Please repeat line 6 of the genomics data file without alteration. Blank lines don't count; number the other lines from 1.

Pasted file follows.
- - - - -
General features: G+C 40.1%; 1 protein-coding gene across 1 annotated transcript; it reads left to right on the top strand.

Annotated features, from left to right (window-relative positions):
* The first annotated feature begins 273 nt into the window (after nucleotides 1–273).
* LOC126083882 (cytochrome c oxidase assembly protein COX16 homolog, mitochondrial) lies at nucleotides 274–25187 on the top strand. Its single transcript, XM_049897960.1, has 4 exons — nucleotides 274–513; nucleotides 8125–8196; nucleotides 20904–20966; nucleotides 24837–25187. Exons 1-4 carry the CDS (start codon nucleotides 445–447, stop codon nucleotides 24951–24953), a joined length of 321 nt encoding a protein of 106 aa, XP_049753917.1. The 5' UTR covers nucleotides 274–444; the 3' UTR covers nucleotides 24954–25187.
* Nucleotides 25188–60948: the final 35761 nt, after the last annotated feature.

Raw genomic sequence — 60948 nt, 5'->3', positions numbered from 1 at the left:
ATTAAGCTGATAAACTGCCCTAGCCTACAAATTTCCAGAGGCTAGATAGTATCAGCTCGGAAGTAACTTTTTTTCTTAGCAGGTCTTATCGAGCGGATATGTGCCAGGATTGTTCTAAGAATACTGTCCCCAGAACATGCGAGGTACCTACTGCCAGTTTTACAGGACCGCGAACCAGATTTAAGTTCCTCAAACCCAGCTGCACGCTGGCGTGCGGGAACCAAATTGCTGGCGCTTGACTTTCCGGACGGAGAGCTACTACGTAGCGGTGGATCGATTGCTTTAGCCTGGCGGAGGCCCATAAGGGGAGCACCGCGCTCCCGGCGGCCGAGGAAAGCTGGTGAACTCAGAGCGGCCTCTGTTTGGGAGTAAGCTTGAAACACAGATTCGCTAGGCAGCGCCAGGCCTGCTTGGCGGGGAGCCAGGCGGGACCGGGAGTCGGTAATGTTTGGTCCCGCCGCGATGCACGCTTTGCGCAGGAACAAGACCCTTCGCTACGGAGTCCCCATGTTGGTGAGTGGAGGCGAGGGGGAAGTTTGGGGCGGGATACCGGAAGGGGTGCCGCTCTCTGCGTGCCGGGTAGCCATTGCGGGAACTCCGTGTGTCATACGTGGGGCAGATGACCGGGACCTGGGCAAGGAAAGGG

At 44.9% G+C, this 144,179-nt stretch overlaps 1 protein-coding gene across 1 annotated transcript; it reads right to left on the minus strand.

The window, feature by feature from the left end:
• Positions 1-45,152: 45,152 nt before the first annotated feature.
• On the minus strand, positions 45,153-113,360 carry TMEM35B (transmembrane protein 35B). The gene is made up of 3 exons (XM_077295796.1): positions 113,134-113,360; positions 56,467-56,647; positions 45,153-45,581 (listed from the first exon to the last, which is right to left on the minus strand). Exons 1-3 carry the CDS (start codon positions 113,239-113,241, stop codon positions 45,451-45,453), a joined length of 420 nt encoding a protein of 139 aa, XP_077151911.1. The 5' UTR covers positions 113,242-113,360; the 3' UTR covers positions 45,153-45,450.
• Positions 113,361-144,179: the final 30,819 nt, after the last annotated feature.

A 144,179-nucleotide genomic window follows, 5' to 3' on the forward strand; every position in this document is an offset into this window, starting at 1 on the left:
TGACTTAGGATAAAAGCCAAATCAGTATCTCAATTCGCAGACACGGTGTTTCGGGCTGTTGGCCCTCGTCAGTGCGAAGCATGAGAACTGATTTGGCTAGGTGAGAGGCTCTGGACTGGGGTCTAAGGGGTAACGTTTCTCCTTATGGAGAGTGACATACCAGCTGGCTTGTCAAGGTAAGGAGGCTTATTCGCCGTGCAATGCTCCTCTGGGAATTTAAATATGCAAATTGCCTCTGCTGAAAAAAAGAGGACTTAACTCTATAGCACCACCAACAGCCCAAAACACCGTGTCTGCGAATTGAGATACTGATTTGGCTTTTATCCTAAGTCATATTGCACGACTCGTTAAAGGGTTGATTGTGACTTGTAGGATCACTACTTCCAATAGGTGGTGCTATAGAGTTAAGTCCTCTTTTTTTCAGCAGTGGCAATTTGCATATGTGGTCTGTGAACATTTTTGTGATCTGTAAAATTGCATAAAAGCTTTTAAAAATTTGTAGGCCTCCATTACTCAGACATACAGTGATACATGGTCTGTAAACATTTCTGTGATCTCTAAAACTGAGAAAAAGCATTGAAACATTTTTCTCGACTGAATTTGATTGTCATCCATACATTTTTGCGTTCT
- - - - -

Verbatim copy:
Raw genomic sequence — 60948 nt, 5'->3', positions numbered from 1 at the left: